If you work in the healthcare industry, you are probably well aware of the importance of cyber security. From major health insurance companies like Premera and Anthem, Inc. to hospitals and physician practices, healthcare companies are often the target of cyber attacks. When an attack occurs, it can result in the disclosure of Protected Health Information (PHI), which can subsequently have wide-reaching ramifications for the respective practice. So today we're going to reveal some of the most common cyber security mistakes made by healthcare workers.
Not Using an Auto-Logoff Feature
Why should you use an auto-logoff feature? If a someone in your healthcare practice access the network but doesn't log off, someone else – a person who isn't authorized to view PHI – could use the machine to view sensitive patient information. Instances such as this are easily avoided, however, by implementing an auto-logoff feature in which users are automatically signed off after X minutes/hours of inactivity.
Clicking on Links in Emails
It may seem harmless enough, but you should avoid clicking links in emails. Even if the link looks legitimate, it could infect your healthcare practice's network with malicious software. Knowing as “phishing,” this is an all-too-common tactic used among hackers to access otherwise protected networks.
Using Poor Passwords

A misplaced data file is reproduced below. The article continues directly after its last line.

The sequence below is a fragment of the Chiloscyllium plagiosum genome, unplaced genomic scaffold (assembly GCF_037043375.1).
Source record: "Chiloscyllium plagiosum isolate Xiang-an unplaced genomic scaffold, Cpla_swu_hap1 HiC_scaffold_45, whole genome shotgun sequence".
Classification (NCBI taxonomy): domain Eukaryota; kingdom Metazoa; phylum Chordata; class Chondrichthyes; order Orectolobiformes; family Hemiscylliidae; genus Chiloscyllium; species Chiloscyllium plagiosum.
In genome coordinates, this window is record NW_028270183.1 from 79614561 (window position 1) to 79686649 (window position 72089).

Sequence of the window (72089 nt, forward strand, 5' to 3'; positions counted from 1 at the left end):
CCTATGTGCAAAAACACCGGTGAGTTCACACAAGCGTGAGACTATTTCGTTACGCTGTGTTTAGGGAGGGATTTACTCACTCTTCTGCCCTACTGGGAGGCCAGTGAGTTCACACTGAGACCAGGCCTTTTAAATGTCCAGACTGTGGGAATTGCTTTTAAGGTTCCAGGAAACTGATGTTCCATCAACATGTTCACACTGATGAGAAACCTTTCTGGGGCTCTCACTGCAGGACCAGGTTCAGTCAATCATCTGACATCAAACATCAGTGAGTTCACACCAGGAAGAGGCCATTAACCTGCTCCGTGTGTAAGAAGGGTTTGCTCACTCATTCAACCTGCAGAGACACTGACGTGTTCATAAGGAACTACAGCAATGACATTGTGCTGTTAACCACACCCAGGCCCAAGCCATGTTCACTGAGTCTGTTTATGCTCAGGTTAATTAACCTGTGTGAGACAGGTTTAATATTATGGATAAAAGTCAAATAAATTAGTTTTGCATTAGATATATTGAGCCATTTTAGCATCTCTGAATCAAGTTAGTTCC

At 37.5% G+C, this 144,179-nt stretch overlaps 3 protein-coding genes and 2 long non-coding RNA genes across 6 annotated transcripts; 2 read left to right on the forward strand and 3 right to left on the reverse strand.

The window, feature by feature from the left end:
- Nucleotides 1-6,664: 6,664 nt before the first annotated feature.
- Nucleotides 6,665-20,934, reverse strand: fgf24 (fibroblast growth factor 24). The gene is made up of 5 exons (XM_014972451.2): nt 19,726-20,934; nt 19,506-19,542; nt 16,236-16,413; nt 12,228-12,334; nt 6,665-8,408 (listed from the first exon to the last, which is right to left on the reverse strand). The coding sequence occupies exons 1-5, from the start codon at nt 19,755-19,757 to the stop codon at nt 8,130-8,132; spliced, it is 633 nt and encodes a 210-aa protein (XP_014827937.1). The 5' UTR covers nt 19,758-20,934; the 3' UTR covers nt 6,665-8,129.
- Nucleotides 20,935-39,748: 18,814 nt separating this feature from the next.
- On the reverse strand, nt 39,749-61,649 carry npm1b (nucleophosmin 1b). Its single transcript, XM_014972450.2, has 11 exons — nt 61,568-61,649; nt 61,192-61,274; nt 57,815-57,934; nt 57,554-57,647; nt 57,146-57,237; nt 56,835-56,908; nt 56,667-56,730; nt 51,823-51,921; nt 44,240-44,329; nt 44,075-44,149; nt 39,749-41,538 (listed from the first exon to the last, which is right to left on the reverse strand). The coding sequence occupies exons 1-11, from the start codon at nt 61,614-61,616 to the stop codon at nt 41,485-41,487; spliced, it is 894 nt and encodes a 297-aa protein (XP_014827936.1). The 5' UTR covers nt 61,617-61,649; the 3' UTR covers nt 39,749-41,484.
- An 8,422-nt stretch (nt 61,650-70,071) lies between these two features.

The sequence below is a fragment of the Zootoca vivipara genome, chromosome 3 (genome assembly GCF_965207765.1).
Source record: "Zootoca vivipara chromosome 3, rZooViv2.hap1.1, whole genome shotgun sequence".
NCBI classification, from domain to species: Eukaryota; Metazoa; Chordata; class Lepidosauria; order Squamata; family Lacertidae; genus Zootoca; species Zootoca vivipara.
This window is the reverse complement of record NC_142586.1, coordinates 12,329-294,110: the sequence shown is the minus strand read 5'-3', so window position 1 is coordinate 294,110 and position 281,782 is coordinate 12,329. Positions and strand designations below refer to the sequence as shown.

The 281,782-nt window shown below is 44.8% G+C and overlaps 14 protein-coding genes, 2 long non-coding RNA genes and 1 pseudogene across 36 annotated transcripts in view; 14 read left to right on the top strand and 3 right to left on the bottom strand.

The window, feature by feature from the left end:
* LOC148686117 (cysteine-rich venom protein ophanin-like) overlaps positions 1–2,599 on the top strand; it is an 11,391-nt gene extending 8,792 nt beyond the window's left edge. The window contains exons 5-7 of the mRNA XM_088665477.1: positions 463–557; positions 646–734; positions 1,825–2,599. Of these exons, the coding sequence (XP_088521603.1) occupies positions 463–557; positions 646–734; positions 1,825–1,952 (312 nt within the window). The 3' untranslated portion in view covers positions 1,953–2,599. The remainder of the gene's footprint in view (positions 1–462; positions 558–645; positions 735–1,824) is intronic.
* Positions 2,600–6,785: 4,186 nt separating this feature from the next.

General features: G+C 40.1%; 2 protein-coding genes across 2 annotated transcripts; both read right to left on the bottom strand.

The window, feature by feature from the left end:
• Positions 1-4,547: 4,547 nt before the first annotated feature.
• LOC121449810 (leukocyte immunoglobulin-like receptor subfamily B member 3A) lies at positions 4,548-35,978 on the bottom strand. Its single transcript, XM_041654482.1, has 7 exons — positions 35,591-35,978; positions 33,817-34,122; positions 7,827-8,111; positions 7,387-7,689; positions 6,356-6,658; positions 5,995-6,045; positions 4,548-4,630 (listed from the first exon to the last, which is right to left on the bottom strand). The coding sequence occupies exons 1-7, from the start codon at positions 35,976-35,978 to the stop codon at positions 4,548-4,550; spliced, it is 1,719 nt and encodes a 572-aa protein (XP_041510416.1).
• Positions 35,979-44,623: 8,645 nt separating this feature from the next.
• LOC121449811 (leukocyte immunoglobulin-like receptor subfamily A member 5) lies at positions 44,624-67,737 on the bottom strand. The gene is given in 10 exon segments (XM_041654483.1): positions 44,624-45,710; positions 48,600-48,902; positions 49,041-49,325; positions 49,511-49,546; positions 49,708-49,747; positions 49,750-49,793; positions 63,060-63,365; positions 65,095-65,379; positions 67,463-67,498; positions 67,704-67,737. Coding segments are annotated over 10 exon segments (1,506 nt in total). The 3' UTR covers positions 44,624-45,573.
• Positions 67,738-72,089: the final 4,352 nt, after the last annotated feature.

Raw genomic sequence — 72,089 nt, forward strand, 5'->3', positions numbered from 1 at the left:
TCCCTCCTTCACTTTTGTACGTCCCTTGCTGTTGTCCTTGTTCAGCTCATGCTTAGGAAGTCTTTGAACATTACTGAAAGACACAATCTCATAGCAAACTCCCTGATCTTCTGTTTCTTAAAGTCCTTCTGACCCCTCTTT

Granted, it's easier to remember a password like “Myspace123,” but just because it's easy doesn't necessarily mean it's the best choice. Simple passwords such as this are a serious cyber security mistake, especially when it involves healthcare systems and networks. A strong password should consist of a combination of upper-case letters, lower-case letters, numbers (in non-sequential order), and special characters.
No Remote Wipe Feature
Let's hope it never happens, but if a laptop or other storage device was ever stolen from your healthcare practice, would it result in the disclosure of PHI? You can mitigate the risk of data disclosure by implementing a remote wipe feature. If a laptop is ever stolen, you can then wipe the sensitive data from it.
Storing PHI Without Encryption
While the Health Insurance Portability and Accountability Act (HIPAA) of 1996 does not specifically require covered entities to encrypt their data, it's a still a good idea to do so. Encryption will prevent hackers or other “prying eyes” from reading the document's contents. Technically, the document can still be retrieved, but it won't be readable unless it can be decrypted.